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Olney: When MLB comes back it will be ‘different-looking product’

The Washington Nationals and St. Louis Cardinals stand on the field prior to the start of Game Three of the National League Championship Series at Nationals Park on October 14, 2019 in Washington, DC. (Photo by Will Newton/Getty Images)

With Major League Baseball yet to kick off its 2020 season, as it remains on pause like other sports leagues around the world due to the coronavirus, its leaders have been brainstorming.

A fair chunk of that brainstorming is about how MLB can save its season and safely return to play, which is where Jeff Passan’s reporting for ESPN Monday night comes in about potentially putting all 30 teams in Arizona to do that.

More on that in a bit, but ESPN’s Buster Olney says because of all these talks, the league wants to take this opportunity to reinvigorate the sport. So, expect some changes whenever it returns.

“I do think that when it comes back it’s going to be a different-looking product, as one team official said to me,” Olney told Arizona Sports’ Bickley & Marotta Tuesday. “They feel like this is a chance for baseball to rebrand itself. You’re going to see microphones on the field. Players wearing microphones like we did in that all-access week.”

For multiple spring training games at the beginning of March, ESPN went all the way in on that process, allowing the broadcast to have a conversation with a player.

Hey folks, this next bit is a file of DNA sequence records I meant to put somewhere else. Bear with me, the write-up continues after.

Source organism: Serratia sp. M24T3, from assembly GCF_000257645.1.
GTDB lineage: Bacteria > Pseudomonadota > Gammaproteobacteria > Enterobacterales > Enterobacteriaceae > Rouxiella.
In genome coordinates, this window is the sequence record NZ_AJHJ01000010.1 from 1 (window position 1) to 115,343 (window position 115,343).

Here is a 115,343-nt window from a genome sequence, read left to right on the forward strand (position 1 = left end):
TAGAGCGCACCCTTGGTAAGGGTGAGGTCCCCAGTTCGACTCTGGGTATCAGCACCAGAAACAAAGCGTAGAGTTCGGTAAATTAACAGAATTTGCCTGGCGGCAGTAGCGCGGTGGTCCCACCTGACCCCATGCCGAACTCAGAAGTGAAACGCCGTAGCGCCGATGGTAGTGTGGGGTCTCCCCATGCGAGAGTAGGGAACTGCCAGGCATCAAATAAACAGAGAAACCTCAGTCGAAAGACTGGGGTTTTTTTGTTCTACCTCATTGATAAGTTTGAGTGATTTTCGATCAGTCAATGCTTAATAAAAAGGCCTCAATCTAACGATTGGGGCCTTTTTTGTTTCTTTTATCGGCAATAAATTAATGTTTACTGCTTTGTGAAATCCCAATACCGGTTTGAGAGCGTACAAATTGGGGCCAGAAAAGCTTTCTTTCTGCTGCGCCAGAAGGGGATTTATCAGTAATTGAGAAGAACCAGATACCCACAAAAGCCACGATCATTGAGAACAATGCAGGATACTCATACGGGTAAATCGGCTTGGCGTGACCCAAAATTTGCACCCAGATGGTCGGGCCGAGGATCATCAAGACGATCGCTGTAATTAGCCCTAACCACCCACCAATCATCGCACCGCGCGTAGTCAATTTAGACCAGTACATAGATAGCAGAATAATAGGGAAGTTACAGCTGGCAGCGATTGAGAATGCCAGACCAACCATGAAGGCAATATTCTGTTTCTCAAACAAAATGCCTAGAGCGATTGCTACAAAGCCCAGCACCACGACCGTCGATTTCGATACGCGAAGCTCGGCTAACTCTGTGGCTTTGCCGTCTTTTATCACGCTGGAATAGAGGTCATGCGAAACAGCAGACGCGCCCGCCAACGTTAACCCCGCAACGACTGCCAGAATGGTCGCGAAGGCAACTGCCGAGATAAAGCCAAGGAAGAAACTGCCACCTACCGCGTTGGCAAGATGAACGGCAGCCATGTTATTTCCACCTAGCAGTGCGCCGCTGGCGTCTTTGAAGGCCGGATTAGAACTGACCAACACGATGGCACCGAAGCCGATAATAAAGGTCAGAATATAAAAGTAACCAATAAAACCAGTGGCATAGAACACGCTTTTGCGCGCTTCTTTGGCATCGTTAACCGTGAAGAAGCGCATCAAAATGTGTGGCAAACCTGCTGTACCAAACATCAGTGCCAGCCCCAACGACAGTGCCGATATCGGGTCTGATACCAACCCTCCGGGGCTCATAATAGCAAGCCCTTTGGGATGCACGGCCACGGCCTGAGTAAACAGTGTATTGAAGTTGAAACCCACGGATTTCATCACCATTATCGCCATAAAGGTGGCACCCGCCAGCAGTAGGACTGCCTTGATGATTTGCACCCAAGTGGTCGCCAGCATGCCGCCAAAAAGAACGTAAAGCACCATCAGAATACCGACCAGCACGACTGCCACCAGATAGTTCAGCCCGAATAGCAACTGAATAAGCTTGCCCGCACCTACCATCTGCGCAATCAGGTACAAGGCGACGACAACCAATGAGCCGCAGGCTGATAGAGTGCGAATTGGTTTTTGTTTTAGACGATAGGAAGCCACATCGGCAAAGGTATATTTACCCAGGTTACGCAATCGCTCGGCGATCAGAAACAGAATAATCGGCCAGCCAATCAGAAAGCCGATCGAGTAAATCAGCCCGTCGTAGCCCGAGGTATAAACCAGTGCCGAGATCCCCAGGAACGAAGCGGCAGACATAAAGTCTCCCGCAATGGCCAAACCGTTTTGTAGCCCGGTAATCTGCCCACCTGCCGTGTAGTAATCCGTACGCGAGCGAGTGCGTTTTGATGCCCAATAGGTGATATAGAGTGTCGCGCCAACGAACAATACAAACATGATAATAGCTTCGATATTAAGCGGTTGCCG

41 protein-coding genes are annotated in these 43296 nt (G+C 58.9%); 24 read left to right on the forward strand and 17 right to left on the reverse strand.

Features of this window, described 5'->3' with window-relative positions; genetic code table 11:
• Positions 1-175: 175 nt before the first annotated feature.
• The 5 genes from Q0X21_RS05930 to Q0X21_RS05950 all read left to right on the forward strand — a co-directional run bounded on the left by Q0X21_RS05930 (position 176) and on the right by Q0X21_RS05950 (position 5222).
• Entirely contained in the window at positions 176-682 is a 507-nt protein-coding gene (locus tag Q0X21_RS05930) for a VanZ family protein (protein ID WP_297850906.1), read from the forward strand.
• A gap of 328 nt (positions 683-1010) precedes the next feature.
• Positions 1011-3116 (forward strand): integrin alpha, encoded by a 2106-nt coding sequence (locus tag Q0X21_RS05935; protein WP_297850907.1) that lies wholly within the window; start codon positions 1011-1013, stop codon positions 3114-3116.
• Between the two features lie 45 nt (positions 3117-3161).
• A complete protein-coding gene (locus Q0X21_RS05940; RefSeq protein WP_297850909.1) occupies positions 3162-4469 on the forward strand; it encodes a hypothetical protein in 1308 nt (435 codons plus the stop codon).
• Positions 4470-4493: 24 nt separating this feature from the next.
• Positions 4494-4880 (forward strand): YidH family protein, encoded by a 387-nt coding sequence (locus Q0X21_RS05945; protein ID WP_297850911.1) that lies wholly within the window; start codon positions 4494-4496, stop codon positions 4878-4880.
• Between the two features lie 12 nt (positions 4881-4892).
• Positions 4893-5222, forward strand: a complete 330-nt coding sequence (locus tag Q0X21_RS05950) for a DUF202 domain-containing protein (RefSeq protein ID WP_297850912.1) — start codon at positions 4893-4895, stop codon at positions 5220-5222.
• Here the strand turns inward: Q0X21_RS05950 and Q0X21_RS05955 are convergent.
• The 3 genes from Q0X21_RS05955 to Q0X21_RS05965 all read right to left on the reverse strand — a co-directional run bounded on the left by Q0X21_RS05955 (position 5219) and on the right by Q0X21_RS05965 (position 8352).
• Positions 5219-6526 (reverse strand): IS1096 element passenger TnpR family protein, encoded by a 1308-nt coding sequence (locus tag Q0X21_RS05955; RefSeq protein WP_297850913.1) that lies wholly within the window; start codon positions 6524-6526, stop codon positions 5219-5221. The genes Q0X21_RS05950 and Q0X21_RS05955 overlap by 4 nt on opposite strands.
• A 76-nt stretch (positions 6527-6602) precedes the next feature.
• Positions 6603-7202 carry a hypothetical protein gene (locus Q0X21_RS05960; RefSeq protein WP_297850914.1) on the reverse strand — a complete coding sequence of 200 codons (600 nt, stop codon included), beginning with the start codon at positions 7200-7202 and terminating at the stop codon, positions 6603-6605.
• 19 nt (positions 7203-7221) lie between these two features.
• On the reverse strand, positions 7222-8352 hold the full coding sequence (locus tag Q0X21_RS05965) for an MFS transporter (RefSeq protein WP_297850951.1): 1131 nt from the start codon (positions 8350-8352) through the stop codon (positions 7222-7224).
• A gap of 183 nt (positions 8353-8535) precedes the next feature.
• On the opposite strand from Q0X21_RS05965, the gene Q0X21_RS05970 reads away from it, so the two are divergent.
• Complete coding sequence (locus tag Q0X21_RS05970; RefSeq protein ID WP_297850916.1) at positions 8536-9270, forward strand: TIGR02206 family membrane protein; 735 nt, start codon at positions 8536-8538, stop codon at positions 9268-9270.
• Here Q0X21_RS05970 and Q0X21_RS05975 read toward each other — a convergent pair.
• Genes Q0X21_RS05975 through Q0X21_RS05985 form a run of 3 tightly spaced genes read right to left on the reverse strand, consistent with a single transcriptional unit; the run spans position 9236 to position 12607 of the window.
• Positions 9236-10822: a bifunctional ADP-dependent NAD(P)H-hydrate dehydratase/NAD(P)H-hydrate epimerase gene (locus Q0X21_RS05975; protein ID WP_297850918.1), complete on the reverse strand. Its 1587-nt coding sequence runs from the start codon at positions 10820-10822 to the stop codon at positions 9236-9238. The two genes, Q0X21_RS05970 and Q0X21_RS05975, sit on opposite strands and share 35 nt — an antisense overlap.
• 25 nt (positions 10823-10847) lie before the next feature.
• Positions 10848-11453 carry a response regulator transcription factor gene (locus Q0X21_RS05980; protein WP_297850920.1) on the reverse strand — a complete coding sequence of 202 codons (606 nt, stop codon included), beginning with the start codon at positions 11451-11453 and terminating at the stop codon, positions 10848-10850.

The potential of this shined through, specifically with how not serious spring training is, as the Cubs’ Kris Bryant and Anthony Rizzo were both able to talk to each other and the announcing booth.

The Atlanta Braves’ Freddie Freeman saw the future when running the basepaths.

And his clip of the New York Mets’ Pete Alonso is the best example of the middle ground baseball could find between the ability for players to mess around and also provide a unique experience.

In the first half of the video, Alonso calls out the play as he normally would and then goofs off for a few seconds in-between pitches.

The changes could go beyond just enhancing the broadcast, though.

“If they do have double-headers, they’ll be seven-inning games, which is something eventually baseball would want to get to a decade from now,” Olney said.

“You might see universal DH, you might see an electronic strike zone as Jeff wrote in his story.”

As for these potential tweaks coming to a MLB season taking place solely in Arizona, Olney doesn’t encourage anyone to get ahead of themselves.

“I had one team official say to me he thinks it’s a waste of time at this point to talk about it because it’s so far away,” Olney said. “Right after Jeff’s story posted last night, I got some response from the player’s side right away saying that there’d definitely be players that say, ‘No, I’m not doing that.'”


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